Selected Nursing Interventions for noncompliant hypertensive patients

Date
1986-05
Authors
Austin, Debra
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Abstract

The purpose of this study was to assess the combined effect of self-monitoring of blood pressure and medication-taking behavior, tailoring medication administration to daily routines, increased supervision and reinforcement (self- and external) on medication compliance and blood pressure of noncompliant hypertensive black patients. The dependent variables were medication compliance and diastolic blood pressure, while the independent variable was the combination of selected nursing interventions.

The study was an experimental pretest-posttest control design with random assignment to either the treatment or control group. Experimental subjects were visited in their homes biweekly for three visits over 4 weeks. Control subjects were visited in their homes at the beginning and end of the 4 weeks. During the second visit, control subjects were taught how to take their blood pressures and a tailoring plan for medication administration was developed, when needed.

The nonprobability sample consisted of 30 patients, recruited from nurse and physician referrals from a local hospital's outpatient clinic, two private physician practices, four senior citizen centers, and the community at large through two blood pressure screenings and subject referrals. The data were analyzed using analysis of covariance. Three null hypotheses were tested and failed to be rejected. Findings indicated no significant differences in medication compliance in terms of pills taken (hypothesis 1) and pills taken at prescribed intervals (hypothesis 2) and diastolic blood pressure (hypothesis 3) between the experimental and control group of noncompliant hypertensive patients. The experimental group's posttest medication compliance levels were greater than the control group's. Also, the experimental group's posttest diastolic blood pressure was lower than the control group's diastolic blood pressure.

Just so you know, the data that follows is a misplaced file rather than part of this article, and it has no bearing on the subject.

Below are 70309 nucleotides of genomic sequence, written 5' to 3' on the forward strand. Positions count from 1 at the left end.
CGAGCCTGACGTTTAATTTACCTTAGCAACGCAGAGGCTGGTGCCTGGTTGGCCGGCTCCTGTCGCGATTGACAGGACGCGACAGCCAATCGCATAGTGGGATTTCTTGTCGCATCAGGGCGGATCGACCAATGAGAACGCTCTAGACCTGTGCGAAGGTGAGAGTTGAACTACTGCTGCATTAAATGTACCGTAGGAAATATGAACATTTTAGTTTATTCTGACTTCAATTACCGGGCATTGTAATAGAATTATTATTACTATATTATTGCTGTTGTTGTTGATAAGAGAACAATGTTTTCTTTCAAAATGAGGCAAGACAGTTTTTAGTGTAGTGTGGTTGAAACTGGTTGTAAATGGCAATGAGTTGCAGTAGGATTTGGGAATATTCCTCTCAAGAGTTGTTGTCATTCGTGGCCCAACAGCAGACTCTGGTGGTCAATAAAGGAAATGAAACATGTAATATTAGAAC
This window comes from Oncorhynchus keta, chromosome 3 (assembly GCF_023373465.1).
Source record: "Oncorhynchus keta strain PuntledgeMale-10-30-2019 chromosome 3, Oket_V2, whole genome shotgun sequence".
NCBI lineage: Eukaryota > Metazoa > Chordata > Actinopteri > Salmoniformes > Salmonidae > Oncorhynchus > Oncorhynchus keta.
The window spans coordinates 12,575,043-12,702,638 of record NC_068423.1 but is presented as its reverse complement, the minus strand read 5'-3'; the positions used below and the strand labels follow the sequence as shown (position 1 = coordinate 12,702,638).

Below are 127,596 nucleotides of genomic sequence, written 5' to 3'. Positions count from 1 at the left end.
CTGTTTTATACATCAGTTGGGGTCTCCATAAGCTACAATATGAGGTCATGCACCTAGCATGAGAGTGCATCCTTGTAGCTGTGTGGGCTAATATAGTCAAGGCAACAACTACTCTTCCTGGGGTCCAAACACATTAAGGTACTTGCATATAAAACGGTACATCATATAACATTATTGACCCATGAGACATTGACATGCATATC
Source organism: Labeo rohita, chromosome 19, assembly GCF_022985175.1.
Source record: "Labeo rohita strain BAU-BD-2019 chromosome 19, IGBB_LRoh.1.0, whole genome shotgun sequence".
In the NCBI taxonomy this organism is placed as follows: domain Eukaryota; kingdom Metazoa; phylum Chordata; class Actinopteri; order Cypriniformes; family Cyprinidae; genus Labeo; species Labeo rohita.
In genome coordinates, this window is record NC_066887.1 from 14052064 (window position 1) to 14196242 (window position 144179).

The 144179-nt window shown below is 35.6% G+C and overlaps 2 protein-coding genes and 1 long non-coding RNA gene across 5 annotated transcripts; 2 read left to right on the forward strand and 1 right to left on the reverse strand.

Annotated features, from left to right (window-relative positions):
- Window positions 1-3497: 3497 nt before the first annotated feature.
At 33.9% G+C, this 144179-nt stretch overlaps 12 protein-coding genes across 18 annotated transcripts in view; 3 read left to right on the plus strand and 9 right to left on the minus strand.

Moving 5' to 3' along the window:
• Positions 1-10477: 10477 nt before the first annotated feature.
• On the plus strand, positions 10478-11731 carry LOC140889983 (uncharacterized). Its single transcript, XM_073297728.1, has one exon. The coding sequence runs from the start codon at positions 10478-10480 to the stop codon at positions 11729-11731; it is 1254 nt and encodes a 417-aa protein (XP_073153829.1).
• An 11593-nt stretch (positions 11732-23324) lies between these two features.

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Keywords
Hypertensive patients, Interventions, Medication compliance, Compliance of patients
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